In the past, different materials have been advocated to restore the resorption cavity, i.e., Glass ionomer, light cured resin composite, and amalgam. However, periodontal reattachment cannot be expected with these restorative materials. Hence, novel calcium silicate–based materials such as Mineral Trioxide Aggregate, Calcium Enriched Mixture or Biodentine can be used. Biodentine was used in the present case as it has dentine like mechanical properties and can be used as a dentine substitute on crowns and roots. Easy handling, faster setting with no discoloration of tooth is the added advantages. To inactivate the resorptive tissue before the placement of a restorative material, 90% trichloroacetic acid was used.
Common causes of failure after IR include external inflammatory resorption, replacement resorption, and tooth ankylosis. An acute inflammatory reaction is expected following tooth replantation resulting in surface resorption; however, this process is self-limiting.
Surface resorption is followed by healing within 2–3 weeks. It has been reported that if <20% of the root surface is damaged, the cells of the adjacent periodontium can repopulate the area resulting healing with cementum-like tissue and reattachment of the PDL. A larger area of damage has shown to cause osteoclasts to adhere to the denuded surface and result in external replacement resorption. This a continual, irreversible process and the root is gradually replaced by bone.
If the pulp of the tooth is necrotic and infected, it provides a continuous stimulus for clastic cells and can lead to extensive root surface damage in the form of external inflammatory resorption. In the case presented, #23 was endodontically treated before IR to prevent this type of resorption.
The first radiographic sign of ICR is the disappearance of the PDL space, followed by a moth-eaten appearance and replacement by bone. Hence, during the IR procedure care was taken to minimize damage to the PDL cells. Only forceps were used to extract the tooth atraumatically and with minimal risk of root fracture. Furthermore, an extra-oral time of >30 min has shown to increase the possibility of replacement root resorption and ankyloses. To control the extraoral time in the present case, endodontic treatment was completed before proceeding with IR procedure; which restricted the extraoral time to 12 min only.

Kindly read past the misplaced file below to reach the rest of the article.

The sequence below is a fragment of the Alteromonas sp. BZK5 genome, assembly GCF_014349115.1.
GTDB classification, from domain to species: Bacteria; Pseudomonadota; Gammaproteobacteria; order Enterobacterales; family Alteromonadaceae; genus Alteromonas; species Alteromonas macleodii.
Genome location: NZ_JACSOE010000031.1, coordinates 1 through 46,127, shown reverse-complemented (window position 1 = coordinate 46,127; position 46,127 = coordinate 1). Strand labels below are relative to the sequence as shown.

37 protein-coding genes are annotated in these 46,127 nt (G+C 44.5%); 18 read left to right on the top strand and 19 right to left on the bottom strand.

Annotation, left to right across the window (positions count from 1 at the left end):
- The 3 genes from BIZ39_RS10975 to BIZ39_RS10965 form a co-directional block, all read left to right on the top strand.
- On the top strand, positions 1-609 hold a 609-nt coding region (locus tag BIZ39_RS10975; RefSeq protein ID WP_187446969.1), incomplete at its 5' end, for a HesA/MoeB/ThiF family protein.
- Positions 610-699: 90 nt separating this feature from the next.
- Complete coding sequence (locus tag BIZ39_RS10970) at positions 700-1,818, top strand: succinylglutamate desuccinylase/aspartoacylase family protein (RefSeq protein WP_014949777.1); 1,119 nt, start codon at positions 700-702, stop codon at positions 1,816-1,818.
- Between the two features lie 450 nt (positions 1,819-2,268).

Splinting was done to eliminate the excessive mobility of the tooth and to help the initial healing of PDL. Flexible splinting can allow physiologic mobility of the tooth and so can result in the functional arrangement of the PDL fibers. A fixation period of 1 week after replantation is generally advocated to encourage periodontal remodeling and to inhibit root resorption and ankylosis. At 1-week follow-up, the patient was completely asymptomatic with regards to pain and mobility, and so the splint was removed.
The patient was called for regular follow-up after every 3 months. At an 18-month recall, the tooth was clinically sound with no radiographic evidence of inflammatory or replacement root resorption. Andreasen et al. conducted a study of 400 traumatically avulsed teeth and demonstrated that inflammatory and replacement resorption is usually detectable after 1–2 months. Therefore, a 1-year observation period is likely to be sufficient to detect any pathological changes that will occur.
| Conclusion|| |
- The preservation of natural dentition is the primary goal of any conservative treatment modality
- CBCT imaging was inevitable in the diagnosis and management of this case and should be considered for the treatment planning of ICR lesions
- Although IR is not the primary therapy of choice, it should be considered a viable treatment option when ICR is inaccessible and not possible to restore using conventional surgical techniques.
Declaration of patient consent
The authors certify that they have obtained all appropriate patient consent forms. In the form the patient(s) has/have given his/her/their consent for his/her/their images and other clinical information to be reported in the journal. The patients understand that their names and initials will not be published and due efforts will be made to conceal their identity, but anonymity cannot be guaranteed.
Financial support and sponsorship
Conflicts of interest
There are no conflicts of interest.
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[Figure 1], [Figure 3], [Figure 2], [Figure 4]